Turkish Central Bank has many instruments to combat ‘speculative’ lira moves: Minister
AA photoThe Central Bank has many instruments to counter “speculative” moves around the struggling Turkish Lira and its hands are not bound by political pressure, Economy Minister Nihat Zeybekci claimed on Jan. 13.
“In the period ahead we will see the lira returning to a normal trend as the hope fades away in the speculative moves,” Zeybekci told state-run Anadolu Agency on the lira, which has been the world’s worst performing currency so far in 2017.
“When we look at what the public sector, the private sector, lenders and foreign funds have in their hands, we can comfortably say Turkey has many more assets than it actually needs to meet its obligations,” he added.
Zeybekci said he believed the exchange rate would not create a risk for Turkey given steps taken by the Central Bank.
“The hands of the Central Bank are not tied,” he added.
Deputy Prime Minister Mehmet Şimşek had also stated on Twitter on Jan. 12 that the Bank’s hands were not tied by the government’s strong objection to rising interest rates.
“The run on the lira is a glass half empty stance. Even with occasional delays, the Central Bank has acted in the past. It should and will act again,” Şimşek said, adding that the dust would settle on the lira rout and the fundamentals of the Turkish economy were what ultimately mattered.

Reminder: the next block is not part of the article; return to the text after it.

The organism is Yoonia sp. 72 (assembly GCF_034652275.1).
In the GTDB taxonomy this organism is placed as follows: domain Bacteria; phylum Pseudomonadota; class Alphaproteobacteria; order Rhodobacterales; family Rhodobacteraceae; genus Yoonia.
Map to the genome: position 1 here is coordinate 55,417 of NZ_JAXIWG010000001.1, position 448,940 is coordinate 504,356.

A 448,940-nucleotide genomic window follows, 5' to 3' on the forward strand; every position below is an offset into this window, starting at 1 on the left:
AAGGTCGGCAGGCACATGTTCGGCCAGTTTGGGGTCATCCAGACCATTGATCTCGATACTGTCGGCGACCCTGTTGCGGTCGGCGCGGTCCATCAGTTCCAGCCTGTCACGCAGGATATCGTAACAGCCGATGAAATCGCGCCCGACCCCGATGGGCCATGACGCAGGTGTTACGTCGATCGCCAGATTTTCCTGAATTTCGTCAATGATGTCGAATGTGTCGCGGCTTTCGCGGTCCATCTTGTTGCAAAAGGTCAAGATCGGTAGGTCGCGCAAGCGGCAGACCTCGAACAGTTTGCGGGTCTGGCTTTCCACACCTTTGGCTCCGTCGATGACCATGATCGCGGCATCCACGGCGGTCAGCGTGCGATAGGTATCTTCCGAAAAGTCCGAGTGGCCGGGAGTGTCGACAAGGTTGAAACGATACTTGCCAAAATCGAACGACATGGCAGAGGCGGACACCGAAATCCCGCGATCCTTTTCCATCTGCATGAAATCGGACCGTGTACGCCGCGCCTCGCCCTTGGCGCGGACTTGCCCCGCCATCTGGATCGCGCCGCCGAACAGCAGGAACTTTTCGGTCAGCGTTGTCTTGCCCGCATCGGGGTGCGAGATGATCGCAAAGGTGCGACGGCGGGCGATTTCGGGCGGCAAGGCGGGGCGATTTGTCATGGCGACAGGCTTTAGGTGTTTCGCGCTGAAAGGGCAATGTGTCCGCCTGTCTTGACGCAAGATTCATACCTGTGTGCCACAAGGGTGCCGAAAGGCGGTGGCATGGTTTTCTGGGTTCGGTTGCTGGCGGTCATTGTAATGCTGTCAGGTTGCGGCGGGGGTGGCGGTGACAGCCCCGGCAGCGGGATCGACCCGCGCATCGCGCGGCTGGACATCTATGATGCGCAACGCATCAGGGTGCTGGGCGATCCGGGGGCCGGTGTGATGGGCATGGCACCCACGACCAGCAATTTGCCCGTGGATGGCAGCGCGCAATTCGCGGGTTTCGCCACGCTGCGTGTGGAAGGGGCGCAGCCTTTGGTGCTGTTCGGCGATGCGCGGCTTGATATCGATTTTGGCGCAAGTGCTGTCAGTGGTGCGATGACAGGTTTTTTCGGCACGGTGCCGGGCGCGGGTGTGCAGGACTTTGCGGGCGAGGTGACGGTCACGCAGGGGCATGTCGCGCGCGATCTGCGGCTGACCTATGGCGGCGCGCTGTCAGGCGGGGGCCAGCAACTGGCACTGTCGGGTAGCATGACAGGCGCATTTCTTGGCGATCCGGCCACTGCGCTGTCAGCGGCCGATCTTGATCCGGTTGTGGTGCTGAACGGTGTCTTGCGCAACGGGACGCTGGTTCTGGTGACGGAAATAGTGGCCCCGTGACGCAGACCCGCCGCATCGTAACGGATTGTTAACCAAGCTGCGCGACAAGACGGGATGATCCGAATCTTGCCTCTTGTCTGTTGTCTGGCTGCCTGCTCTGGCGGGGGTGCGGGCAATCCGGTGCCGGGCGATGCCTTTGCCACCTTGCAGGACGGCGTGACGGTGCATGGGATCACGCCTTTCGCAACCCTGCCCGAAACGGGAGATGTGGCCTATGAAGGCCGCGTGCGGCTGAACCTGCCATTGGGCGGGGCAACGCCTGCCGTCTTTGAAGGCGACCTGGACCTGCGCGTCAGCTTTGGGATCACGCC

The lira has rebounded slightly in the last two trading days as dollar weakness helped it move off record lows and the Central Bank canceled its weekly repo sales, after seeing its biggest plunge since the aftermath of a failed coup attempt last July.
The lira was trading at 3.80 early on Jan. 13 after closing at 3.76 on Jan. 12, according to Reuters data. The currency hit a record low of 3.94 on Jan. 11 and has lost almost a quarter of its value in the six months.
In a speech on Jan. 12, President Recep Tayyip Erdoğan repeated his call on Turks to sell their foreign currency, urging a “national mobilization against speculators.”
“There is no difference in terms of goals between the terrorist with a gun in his hand and a terrorist with forex in his hands,” Erdoğan said in a speech in Ankara.
Turkey’s sovereign credit rating is at risk of being downgraded at the end of this month and a Fitch Ratings assessment team is currently working in Turkey, broadcaster Bloomberg HT reported Fitch’s James McCormack as saying on Jan. 12, creating additional pressure over the lira.
Fitch is due to review its BBB- sovereign rating, the lowest investment grade, on Jan. 27. It already has Turkey on negative outlook. The two other main rating agencies, Moody’s and Standard & Poor’s, rate Turkey below investment grade.
Zeybekci admitted that it is not possible to ignore the decisions by credit rating agencies.
“Beyond them, we have things to do. We will keep making reforms, growing and improving our investment climate,” he said, noting that Turkey’s 2016 growth rate would likely come in at around 3 percent thanks to the positive contribution by exports and domestic consumption in the last quarter.